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Moroccan Judge Iman Oubou on Why the Miss Universe 2018 Jury was All-Female

Miss Universe 2018

Miss Universe 2018 juror Iman Obou. Photo by Hind Chaouat. Courtesy Iman Oubou

Iman Oubou is the first Moroccan ever to sit on the Miss Universe 2018 selection committee and was one of the judges who today named Miss Philippines Catriona Gray, as Miss Universe 2018 in Bangkok, Thailand. Gray’s long list of prizes includes a year-long salary as Miss Universe; a luxury apartment in NYC for the duration of her reign, including living expenses; a personal appearance wardrobe and styling; fitness membership; haircare; a modeling portfolio; dermatology, skincare, and dental services; and health and nutrition consultation as she embarks on extensive travel representing sponsors and charitable partners and attends events like movie premiers, Broadway shows, and launches.  Oubou, a former Miss New York, USA (2015), is an entrepreneur and founder of a women’s digital platform. Vogue Arabia speaks to Oubou to learn more about this year’s competition.

This year, Miss Universe was embroiled in controversy, notably with Miss USA being accused of xenophobia. Are there any positive takeaways from this experience?
The process starts off with interviewing each one of them for the first two days where we have a chance to learn about their upbringings, struggles, successes, achievements, platforms, and cultures. While we have no outside interaction with the women, we are able to connect with them through the various interviews. I’d be lying if I said I didn’t tear up a couple of times as they got emotional sharing their stories with us. These women are truly exceptional, strong, and ambitious. The outside world loves to think that the delegates are out to sabotage and diss each other, but to us, we get to see first hand the power of their sisterhood. It certainly reminded me of my days competing and how pageantry provided me with the perfect platform to become the woman I am today.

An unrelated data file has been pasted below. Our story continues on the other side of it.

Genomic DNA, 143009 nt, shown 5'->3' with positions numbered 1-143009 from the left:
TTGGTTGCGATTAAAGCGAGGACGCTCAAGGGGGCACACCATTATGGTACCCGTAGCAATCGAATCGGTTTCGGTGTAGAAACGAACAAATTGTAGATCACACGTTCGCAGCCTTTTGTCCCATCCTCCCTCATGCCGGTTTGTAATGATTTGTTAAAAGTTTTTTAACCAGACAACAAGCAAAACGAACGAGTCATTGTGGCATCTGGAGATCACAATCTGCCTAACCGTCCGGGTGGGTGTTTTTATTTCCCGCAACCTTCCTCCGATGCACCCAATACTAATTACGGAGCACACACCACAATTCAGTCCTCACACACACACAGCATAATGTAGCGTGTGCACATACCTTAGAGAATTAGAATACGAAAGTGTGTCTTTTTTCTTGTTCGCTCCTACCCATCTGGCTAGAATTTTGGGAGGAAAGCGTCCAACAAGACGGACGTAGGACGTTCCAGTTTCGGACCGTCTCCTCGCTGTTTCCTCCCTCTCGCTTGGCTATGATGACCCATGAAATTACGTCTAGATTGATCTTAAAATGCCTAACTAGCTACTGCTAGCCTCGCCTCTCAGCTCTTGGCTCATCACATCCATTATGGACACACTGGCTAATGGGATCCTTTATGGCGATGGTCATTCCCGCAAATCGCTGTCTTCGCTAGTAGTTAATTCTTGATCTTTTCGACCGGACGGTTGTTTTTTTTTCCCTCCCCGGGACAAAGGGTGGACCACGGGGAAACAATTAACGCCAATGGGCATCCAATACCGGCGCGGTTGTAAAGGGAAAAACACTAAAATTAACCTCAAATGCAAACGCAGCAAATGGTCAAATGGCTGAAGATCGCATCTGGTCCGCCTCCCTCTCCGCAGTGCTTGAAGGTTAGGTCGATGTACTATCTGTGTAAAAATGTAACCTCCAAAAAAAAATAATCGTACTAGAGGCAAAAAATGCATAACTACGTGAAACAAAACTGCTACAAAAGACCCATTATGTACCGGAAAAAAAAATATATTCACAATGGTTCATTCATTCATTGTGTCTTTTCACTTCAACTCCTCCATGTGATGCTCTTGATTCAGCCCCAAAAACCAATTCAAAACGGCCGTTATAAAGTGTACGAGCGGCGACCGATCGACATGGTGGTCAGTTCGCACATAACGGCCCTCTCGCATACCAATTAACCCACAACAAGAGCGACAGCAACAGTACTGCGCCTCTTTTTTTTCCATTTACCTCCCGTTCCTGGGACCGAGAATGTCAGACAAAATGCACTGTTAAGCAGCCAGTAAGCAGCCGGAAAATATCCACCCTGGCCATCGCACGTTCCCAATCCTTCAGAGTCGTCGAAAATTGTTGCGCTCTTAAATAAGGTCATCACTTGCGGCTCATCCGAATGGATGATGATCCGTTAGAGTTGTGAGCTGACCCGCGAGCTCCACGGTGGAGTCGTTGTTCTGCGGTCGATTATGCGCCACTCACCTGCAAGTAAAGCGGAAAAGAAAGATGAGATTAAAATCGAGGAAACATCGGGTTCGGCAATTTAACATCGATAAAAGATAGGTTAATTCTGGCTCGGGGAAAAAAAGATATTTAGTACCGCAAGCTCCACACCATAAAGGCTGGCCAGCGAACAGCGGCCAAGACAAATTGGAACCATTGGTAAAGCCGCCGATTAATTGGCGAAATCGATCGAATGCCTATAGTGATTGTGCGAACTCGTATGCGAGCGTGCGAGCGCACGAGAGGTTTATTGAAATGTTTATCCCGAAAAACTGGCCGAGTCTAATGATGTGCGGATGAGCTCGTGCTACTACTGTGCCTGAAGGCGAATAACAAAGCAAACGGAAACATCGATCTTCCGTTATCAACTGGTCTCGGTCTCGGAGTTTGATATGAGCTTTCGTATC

Miss Universe 2018

The Miss Universe 2018 all-female selection committee. Photo by  Noel San Andres. Courtesy Iman Obou

For the first time ever, men were excluded from the selection committee. And yet, men are part of the fabric of society; why have their voices been omitted?
It was never about “omitting” men’s voices or intentionally removing them but rather about showcasing a panel that reflects the organization’s commitment to improving opportunities for women personally and professionally. The organization is also focused on picking a group of women that leads by example and can be role models to the young women competing. The Miss Universe organization is a company run by women for women and I think that this historic move is meant to encourage more women to be inspired and empowered by one another.

I gave this a lot of thought when I first heard about the change, and then I remembered one of my experiences while raising money for my media company. I met with a (male) investor and as we were talking about my background and achievements, I brought up my proudest moment of winning the title of Miss New York US and how that quite literally changed the entire course of my career and helped me find my purpose. Then he interrupted me and said that I should refrain from mentioning and speaking (so passionately) about my pageant history and experience because it would work against me and people won’t take me seriously as a businesswoman. This is just one of many examples throughout my career, where I realized that some men sometimes just don’t get it. After all we are picking the next most suitable woman to represent the Miss Universe organization with both beauty and brains. And as women – we get it and some of us have been through it.